The billiard cloth is key in making American and British pool play so differently.
British (left) and American (right) billiard cloths
British cloth is made from wool, sometimes with other fibres woven in. It has a soft, damping texture – a directional weave that’s also known as a ‘nap’ – that is designed to add drag to the ball roll, slowing it down. It promotes accuracy over roll speed, and rewards players who play precisely and thoughtfully.
American cloth is made primarily from nylon, which offers very low roll resistance. It also lacks the nap of British cloth. This means that powerful shots can roll much further, usually off a couple of cushions, and make this a game that favours fast, exciting gameplay – and needs a larger playfield.
Cushions & Pockets
Even the cushions and pockets are designed differently. On British tables, the pockets are narrow with pronounced, rounded shoulders. This makes it harder to pot a ball, as the shoulders can rebound your shot in almost any direction, and promotes skill. The cushion profile is L-shaped, which gives a moderate rebound.
British (left) and American (right) pool table pockets
On American tables, the pockets are wide with straight-cut corners and a sharp point at either side of the entrance. This makes it easier to pot a corner ball from a distance, encouraging players to use the fast cloth and go for the long shots. Centre pocket shots can be tricky, though. American cushions are narrow and pointed.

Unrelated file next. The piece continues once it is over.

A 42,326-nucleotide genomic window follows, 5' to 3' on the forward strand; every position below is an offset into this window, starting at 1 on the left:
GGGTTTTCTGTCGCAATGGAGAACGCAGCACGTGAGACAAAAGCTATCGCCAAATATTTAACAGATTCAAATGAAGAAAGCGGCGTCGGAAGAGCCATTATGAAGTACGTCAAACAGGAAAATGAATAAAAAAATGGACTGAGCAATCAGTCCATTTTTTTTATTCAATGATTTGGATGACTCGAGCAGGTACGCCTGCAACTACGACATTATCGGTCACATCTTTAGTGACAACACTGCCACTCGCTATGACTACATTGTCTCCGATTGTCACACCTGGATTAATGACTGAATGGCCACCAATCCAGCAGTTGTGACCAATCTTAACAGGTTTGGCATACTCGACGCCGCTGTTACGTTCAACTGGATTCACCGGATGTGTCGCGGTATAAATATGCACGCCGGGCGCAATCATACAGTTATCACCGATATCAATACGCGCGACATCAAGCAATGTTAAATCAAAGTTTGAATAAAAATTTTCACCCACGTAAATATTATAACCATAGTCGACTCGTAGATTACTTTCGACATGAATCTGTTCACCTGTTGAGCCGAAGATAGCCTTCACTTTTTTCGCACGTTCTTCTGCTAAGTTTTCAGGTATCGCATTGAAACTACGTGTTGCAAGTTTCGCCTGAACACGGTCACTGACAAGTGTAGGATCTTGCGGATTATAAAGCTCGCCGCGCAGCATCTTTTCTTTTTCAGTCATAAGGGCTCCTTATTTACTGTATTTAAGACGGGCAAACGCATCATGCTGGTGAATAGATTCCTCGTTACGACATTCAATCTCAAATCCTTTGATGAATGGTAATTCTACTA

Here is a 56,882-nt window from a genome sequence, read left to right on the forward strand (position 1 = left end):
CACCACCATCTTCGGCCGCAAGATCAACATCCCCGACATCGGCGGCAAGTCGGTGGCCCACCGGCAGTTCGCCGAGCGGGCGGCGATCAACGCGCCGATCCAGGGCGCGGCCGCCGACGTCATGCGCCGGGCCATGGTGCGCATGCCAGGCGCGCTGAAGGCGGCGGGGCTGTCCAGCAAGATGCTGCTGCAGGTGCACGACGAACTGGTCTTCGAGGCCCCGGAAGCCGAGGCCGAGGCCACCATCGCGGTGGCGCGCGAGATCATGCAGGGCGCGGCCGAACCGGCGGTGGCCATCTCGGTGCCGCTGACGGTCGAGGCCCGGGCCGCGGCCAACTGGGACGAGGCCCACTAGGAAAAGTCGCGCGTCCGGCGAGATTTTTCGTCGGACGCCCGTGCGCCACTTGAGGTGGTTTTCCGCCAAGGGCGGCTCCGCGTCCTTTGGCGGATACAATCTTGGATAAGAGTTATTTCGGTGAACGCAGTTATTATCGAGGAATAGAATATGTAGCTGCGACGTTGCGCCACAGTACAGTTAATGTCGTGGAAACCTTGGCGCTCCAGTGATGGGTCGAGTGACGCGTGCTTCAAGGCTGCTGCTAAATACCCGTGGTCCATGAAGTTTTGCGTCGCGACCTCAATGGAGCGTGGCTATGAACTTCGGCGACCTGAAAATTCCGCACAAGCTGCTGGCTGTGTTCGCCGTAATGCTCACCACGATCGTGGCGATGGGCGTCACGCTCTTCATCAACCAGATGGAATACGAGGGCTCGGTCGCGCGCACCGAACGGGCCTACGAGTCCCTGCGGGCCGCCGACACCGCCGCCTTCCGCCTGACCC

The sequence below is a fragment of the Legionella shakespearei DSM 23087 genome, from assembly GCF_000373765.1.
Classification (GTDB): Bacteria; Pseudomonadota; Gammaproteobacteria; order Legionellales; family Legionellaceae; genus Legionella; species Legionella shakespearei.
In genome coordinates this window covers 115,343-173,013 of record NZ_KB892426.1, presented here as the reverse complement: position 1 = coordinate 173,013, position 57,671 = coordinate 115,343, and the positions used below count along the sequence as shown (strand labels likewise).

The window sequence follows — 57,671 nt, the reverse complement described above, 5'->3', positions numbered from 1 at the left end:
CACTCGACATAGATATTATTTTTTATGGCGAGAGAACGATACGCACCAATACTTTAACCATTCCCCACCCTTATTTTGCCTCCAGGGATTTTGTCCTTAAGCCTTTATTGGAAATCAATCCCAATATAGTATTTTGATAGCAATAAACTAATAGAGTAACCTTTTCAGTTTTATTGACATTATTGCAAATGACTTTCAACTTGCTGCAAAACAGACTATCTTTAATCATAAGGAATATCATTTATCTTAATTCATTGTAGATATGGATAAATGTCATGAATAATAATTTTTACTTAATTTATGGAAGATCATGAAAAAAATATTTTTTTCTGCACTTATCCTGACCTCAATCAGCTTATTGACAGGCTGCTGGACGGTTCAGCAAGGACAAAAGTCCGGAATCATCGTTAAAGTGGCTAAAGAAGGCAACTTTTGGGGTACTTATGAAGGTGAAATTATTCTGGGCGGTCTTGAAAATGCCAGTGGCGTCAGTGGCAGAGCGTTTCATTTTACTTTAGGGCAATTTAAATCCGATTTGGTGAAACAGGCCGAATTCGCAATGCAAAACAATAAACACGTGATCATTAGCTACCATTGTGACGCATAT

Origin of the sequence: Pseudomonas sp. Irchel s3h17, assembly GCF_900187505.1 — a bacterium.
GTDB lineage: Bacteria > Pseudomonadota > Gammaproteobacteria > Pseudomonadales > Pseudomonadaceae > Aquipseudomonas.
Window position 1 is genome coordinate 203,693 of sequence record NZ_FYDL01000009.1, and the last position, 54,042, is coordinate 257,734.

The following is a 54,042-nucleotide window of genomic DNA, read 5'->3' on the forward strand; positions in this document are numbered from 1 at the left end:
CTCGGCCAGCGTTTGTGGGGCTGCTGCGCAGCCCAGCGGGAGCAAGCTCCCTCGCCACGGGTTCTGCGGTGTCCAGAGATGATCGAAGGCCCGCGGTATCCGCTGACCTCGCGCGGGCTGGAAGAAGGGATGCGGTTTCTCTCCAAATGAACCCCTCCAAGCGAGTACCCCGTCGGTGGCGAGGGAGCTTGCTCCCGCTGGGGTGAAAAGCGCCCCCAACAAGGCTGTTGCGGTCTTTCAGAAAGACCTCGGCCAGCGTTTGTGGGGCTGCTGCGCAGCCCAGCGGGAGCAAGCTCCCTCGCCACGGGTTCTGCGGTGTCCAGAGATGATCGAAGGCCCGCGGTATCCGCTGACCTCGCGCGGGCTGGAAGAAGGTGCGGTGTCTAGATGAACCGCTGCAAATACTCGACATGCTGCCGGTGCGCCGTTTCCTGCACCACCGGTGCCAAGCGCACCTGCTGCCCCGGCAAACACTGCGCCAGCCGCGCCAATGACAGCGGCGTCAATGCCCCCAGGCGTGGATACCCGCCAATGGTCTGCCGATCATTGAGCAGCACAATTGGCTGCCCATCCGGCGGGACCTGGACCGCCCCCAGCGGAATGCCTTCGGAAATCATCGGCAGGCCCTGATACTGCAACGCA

British (left) and American (right) pool table cushions
British tables often have internal ball return systems, so after a ball is potted, it returns to a collection area at one end of the table. This is because British pockets tend to be too small to comfortably squeeze a hand into. On a British coin-op table, the white ball is separated and sent to a second collection area at the other end. American tables usually have simple drop pockets that store the balls inside the pocket until the end of the game, but are increasingly being offered with ball return systems, such as on the LA Pro.
American tables have always been the more spectacular. This is partly due to their size, but also because of the more outlandish styling trends that have been used on these tables. In contrast, British tables have generally have a more traditional style, with turned or straight legs depending on your taste.
Today, things have moved on. Liberty Games are now able to offer some of our most spectacular American tables – like the Zen and Houdini – built to British spec, with British pockets and cloth in a 7ft size.
A selection of British (left) and American (right) pool tables
Balls and Cues
Bigger tables need bigger balls. So American pool is generally played with 2¼-inch balls – large and heavy, which gives them plenty of forward momentum when rolling. British pool is generally played with 2-inch balls which are lighter and smaller, again favouring the tactical game over speed.
British (left) and American (right) pool balls
British cues tend to have smaller tips – usually no larger than 11mm. This small tip encourages precise cue ball control. American cues can have tips of 12mm or larger, which is ideal for those long, accurate power shots to the far end of the table.
Most pool cues are 57-inch, with 48-inch cues being popular where cue space is limited. Smaller sizes are available for particularly tight corners or young players.
British (left) and American (right) pool cue tips